- Château-Thierry (1814)
- Vauchamps (1814)
- Mormans (1814)
- Montereau (1814)
- Craonne (1814)
- Reims (1814)
- Saint-Dizier (1814)
- Ligny (1815)
- Second Bassano (1796)
- Acre (1799)
- Aspern-Essling (1809)
- Krasnoi (1812)
- Leipzig (1813)
- Battle of La Rothière (1814)
- Laon (1814)
- Waterloo (1815)
- Roberts says his losses came at Siege of Acre (1799), Battle of Aspern-Essling (1809), Battle of Leipzig (1813), Battle of La Rothière (1814), Battle of Laon (1814), Battle of Arcis-sur-Aube (1814), and Battle of Waterloo (1815). Andrew Roberts, "Why Napoleon merits the title 'the Great,'" BBC History Magazine (1 November 2014)
- Andrew Roberts, Napoleon: A Life (2014)
- Andrew Roberts, Napoleon: A Life (2014)
- Frank McLynn, Napoleon: A Biography (1997)
- David G. Chandler, The Campaigns of Napoleon (1973) 1172 pp; a detailed guide to all major battles excerpt and text search
- David G. Chandler, The Campaigns of Napoleon (1973) excerpt and text search
- Bell, David A. The First Total War: Napoleon's Europe and the Birth of Warfare as We Know It (2008) excerpt and text search
- Bruce, Robert B. et al. Fighting Techniques of the Napoleonic Age 1792–1815: Equipment, Combat Skills, and Tactics (2008) excerpt and text search
- Chandler, David G. The Campaigns of Napoleon (1973) 1172 pp; a detailed guide to all major battles excerpt and text search
- Crowdy, Terry. Napoleon's Infantry Handbook (2015)
- Delderfield, R.F. //Imperial Sunset: The Fall of Napoleon, 1813-14 (2014)
- Dupuy, Trevor N. and Dupuy, R. Ernest. The Encyclopedia of Military History (2nd ed. 1970) pp 730–770
- Dwyer, Philip. Napoleon: The Path to Power (2008) excerpt vol 1; Citizen Emperor: Napoleon in Power (2013) excerpt and text search v 2; most recent scholarly biography
- Elting, John R. Swords Around a Throne: Napoleon's Grand Armee (1988)
- Esdaile, Charles. Napoleon's Wars: An International History 1803-1815 (2008), 621pp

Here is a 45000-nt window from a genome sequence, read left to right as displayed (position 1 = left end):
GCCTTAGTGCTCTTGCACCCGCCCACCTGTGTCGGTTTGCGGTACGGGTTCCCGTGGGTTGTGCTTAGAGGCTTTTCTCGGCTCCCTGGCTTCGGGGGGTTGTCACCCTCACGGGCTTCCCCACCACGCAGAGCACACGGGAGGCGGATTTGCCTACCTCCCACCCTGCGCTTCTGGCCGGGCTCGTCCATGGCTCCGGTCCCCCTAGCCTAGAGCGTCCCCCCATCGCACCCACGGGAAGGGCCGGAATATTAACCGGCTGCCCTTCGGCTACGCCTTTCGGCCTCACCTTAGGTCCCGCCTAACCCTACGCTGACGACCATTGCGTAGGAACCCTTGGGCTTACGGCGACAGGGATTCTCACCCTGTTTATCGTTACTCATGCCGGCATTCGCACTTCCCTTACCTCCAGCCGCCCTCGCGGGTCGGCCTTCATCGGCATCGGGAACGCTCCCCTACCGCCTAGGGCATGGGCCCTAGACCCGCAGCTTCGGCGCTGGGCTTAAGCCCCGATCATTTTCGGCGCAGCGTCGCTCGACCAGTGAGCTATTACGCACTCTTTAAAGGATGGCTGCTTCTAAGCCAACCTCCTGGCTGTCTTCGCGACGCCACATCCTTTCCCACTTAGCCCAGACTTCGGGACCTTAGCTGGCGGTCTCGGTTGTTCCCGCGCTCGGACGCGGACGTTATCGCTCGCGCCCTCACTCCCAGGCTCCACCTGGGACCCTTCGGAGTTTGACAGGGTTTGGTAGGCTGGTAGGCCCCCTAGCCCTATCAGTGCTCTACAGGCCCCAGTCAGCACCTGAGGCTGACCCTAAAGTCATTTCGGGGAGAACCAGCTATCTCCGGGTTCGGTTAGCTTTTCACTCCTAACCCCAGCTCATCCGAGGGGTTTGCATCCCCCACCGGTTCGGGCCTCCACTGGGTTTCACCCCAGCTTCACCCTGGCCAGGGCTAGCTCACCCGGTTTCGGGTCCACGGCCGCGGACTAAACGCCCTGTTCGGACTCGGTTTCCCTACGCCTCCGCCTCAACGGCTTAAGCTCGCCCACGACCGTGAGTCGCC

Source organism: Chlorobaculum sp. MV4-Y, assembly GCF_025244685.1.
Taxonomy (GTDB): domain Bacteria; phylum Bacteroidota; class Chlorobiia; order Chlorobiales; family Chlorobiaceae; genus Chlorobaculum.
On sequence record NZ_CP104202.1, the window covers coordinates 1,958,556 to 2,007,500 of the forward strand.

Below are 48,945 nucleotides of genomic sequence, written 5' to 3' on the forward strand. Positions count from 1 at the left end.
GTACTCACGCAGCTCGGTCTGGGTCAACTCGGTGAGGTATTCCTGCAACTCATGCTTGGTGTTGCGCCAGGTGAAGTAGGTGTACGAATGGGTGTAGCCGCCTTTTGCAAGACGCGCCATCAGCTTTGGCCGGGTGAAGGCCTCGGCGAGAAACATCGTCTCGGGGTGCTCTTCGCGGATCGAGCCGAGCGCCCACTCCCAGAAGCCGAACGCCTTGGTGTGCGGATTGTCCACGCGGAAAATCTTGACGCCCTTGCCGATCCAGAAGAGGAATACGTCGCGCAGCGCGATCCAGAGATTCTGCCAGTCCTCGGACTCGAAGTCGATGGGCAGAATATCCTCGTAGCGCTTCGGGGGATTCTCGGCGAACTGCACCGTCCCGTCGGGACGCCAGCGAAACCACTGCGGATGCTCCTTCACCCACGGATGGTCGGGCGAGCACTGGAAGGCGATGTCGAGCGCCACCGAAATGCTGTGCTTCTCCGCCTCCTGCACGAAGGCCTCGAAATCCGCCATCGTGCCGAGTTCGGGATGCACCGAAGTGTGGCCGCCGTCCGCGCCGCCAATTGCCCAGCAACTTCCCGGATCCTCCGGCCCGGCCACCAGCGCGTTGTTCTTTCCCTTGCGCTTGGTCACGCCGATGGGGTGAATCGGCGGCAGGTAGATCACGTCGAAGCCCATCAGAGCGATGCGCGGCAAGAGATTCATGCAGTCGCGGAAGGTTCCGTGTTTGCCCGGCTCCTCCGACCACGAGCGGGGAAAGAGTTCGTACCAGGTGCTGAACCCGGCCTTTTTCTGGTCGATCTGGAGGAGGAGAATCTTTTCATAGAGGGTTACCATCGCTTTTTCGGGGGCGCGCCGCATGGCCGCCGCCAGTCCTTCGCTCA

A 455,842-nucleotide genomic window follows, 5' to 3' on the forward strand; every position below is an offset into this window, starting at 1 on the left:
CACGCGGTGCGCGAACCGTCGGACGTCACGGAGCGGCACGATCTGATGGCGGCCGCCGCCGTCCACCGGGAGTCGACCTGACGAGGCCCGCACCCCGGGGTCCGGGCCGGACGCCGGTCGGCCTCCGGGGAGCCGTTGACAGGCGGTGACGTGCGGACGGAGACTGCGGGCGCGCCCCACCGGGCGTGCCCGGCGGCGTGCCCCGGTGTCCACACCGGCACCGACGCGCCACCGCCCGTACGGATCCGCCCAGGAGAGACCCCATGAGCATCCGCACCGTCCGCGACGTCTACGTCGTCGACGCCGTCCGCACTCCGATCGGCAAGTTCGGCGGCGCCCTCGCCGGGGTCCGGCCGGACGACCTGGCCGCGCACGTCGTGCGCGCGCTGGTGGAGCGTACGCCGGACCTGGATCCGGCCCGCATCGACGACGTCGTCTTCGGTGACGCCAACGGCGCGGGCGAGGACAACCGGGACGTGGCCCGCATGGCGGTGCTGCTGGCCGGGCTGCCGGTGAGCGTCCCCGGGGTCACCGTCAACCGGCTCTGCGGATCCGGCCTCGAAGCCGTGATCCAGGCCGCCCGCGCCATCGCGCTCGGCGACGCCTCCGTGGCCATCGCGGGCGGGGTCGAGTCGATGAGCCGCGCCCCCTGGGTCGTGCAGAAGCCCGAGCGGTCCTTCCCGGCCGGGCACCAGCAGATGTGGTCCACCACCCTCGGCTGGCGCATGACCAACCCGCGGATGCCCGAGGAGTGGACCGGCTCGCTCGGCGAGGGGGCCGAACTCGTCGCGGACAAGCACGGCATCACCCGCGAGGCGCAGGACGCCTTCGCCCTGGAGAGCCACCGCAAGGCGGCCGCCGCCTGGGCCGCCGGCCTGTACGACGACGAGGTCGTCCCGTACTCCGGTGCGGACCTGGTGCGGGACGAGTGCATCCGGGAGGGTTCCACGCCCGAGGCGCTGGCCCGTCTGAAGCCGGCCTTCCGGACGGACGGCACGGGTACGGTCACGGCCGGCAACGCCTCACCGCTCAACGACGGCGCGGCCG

- Gates, David. The Napoleonic Wars 1803-1815 (NY: Random House, 2011)
- Griffith, Paddy. The Art of War of Revolutionary France, 1789–1802 (1998) excerpt and text search
- Harvey, Robert (2013). The War of Wars. Constable & Robinson. p. 328., well-written popular survey of these wars
- Haythornthwaite, Philip J. Napoleon's Military Machine (1995) excerpt and text search
- Hazen, Charles Downer. The French Revolution and Napoleon (1917) online free
- Kagan, Frederick W. The End of the Old Order: Napoleon and Europe, 1801-1805 (2007)
- McLynn, Frank. Napoleon: A Biography (1997)
- Nafziger, George F. The End of Empire: Napoleon's 1814 Campaign (2014)
- Parker, Harold T. "Why Did Napoleon Invade Russia? A Study in Motivation and the Interrelations of Personality and Social Structure," Journal of Military History (1990) 54#2 pp 131–46 in JSTOR.
- Pope, Stephen (1999). The Cassel Dictionary of the Napoleonic Wars. Cassel. ISBN 0-304-35229-2.
- Rapport, Mike. The Napoleonic Wars: A Very Short Introduction (Oxford UP, 2013)
- Riley, Jonathon P. Napoleon as a General (Hambledon Press, 2007)
- Roberts, Andrew. Napoleon: A Life (2014) Major new biography by a leading British historian; 926 pp
- Rothenberg, Gunther E. (1988). "The Origins, Causes, and Extension of the Wars of the French Revolution and Napoleon". Journal of Interdisciplinary History. 18 (4): 771–793. JSTOR 204824
- Rothenberg, E. Gunther. The Art of Warfare in the Age of Napoleon (1977)
- Schneid, Frederick C. (2011). The French Revolutionary and Napoleonic Wars. Mainz: Institute of European History.
- Schneid, Frederick C. Napoleon's Conquest of Europe: The War of the Third Coalition (2005) excerpt and text search
- Shoffner, Thomas A. Napoleon's Cavalry: A Key Element to Decisive Victory (2014)
- Smith, Digby George. The Greenhill Napoleonic Wars Data Book: Actions and Losses in Personnel, Colours, Standards and Artillery (1998)